Sign honoring new Spartanburg Music Trail inductees unveiled
SPARTANBURG, S.C. (AP) — The Spartanburg Music Trail now has a class of 20 inductees.
The newest two-sided sign, honoring internationally-renowned opera soprano Gianna Rolandi and the late gospel singer Rev. Julius “June” Cheeks, was unveiled in a ceremony near the corner of West Saint John and Magnolia streets.
The Music Trail “boosts the popularity of Spartanburg and puts us on the map,” said Mayor Junie White, after pulling the ribbon that revealed the new sign. “It’s a great thing that we recognize people who spent time in Spartanburg and played music that’s had such a big impact. . This is a great tradition that we need to continue.”
The Spartanburg Music Trail opened in 2011 under the stewardship of the Hub City Writers Project, which has since turned over the reins to the Spartanburg Philharmonic.
“I love the fact that Spartanburg now is recognizing people who have sort of been forgotten in history,” said Betsy Teter, editor and director of development for the Hub City Writers Project, who gave a few remarks during Wednesday’s ceremony. “This is a legacy that I’m very proud of and I think the whole community should be proud of.”
Rolandi, who was born in New York but grew up in Spartanburg, has enjoyed considerable success on opera, concert and recital stages throughout the world.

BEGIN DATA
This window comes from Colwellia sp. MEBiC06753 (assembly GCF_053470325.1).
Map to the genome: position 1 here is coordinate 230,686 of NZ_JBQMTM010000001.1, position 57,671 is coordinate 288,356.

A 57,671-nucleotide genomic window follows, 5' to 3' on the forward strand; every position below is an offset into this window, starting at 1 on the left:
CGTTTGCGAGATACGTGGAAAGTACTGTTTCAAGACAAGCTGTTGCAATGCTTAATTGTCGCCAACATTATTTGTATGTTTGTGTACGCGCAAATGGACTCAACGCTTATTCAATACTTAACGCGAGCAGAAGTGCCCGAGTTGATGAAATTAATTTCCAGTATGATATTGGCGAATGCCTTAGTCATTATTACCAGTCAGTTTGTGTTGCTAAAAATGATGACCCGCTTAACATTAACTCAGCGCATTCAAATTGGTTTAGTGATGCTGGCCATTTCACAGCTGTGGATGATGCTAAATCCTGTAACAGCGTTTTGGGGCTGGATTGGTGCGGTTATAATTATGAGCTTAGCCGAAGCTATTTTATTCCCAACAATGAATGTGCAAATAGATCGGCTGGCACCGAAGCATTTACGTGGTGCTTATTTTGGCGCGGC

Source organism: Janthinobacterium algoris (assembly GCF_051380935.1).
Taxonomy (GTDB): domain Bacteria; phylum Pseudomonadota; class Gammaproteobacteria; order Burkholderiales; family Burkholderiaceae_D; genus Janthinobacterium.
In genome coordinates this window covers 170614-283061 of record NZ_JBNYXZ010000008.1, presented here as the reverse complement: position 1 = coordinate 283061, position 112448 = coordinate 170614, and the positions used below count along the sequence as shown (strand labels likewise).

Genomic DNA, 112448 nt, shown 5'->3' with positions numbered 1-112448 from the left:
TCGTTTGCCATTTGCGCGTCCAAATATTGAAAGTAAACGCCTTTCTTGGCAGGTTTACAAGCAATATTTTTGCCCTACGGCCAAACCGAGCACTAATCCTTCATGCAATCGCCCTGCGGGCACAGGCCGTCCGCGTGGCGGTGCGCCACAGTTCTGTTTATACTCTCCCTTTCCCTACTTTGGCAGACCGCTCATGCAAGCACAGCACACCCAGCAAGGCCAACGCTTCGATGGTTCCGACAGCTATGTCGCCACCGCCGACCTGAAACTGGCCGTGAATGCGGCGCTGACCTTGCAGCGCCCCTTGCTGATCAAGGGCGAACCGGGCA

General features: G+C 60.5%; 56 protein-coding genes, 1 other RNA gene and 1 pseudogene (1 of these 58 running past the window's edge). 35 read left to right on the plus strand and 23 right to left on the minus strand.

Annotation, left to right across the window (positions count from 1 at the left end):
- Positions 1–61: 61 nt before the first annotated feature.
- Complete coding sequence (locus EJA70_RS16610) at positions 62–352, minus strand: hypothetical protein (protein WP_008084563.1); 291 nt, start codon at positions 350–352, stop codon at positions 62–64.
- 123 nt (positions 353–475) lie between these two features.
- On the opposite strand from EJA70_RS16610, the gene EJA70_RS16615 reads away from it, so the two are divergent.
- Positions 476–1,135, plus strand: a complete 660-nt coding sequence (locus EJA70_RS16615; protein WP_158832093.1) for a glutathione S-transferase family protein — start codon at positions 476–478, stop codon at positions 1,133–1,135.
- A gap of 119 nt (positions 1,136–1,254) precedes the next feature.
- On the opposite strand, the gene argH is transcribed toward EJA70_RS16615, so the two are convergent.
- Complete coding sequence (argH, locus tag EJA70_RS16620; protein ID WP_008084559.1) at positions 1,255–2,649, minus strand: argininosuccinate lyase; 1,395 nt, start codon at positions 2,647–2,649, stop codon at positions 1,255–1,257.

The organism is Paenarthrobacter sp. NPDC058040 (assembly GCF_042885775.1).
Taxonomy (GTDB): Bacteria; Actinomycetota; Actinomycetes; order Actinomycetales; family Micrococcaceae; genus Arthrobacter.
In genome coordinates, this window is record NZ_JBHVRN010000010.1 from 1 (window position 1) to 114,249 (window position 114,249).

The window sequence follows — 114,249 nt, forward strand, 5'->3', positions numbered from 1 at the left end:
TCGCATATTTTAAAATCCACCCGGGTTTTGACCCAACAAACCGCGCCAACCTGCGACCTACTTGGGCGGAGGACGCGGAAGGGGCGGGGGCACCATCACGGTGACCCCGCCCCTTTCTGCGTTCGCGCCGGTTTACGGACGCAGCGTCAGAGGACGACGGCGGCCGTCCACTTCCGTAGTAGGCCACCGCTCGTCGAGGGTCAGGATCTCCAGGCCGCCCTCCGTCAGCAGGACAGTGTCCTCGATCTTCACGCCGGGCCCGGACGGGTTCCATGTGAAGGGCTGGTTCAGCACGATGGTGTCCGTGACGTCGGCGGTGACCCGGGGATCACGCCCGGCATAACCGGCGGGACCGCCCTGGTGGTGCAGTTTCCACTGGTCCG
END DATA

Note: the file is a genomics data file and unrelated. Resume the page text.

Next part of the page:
Now 66, she performed on Converse College’s Twichell Auditorium stage in 1982, 1985 and 1995. She graduated from the Curtis Institute of Music in Philadelphia in 1975 and made her operatic debut that year with the New York City Opera, where she went on to sing more than 30 roles.
Cheeks, a Spartanburg native who died in 1981 at age 51, was famed for a gritty, powerful baritone which influenced the next generation of gospel singers and secular stars, including James Brown and Wilson Pickett.
As a child, Cheeks was enamored of the recordings of Dixie Hummingbirds, the Soul Stirrers and others. He began singing in second grade, joined a local gospel group dubbed the Baronets and, in 1946, was spotted by the Rev. B.L. Parks, a former Dixie Hummingbird and tapped to join a group called the Nightingales.
Other speakers at Wednesday’s ceremony included the Spartanburg Philharmonic’s new music director and conductor Stefan Sanders, an Austin, Texas, native who recently moved to Spartanburg from Buffalo, N.Y.
“Not every city has a music trail that celebrates its musical luminaries,” Sanders said. “This is a testament to how much people care about art and culture in this community.”
The Spartanburg Music Trail honored 12 inaugural inductees in 2011, expanded in 2013 to include four more and added an additional two inductees in 2015.
It will eventually make a loop around the downtown area of Spartanburg that includes Main Street, Liberty Street, Saint John Street and Daniel Morgan Avenue.
“For a city to commit to a Philharmonic for 90 years, that tells you something about much music is appreciated here,” said Kathryn Boucher, executive director of the Spartanburg Philharmonic. “And then you look at the breadth of musical heritage throughout the community, and it covers a lot of other genres and is rich in history. It’s just exciting to see two more people recognized and presented to the community in such a wonderful way.”
Information from: Herald-Journal, http://www.goupstate.com/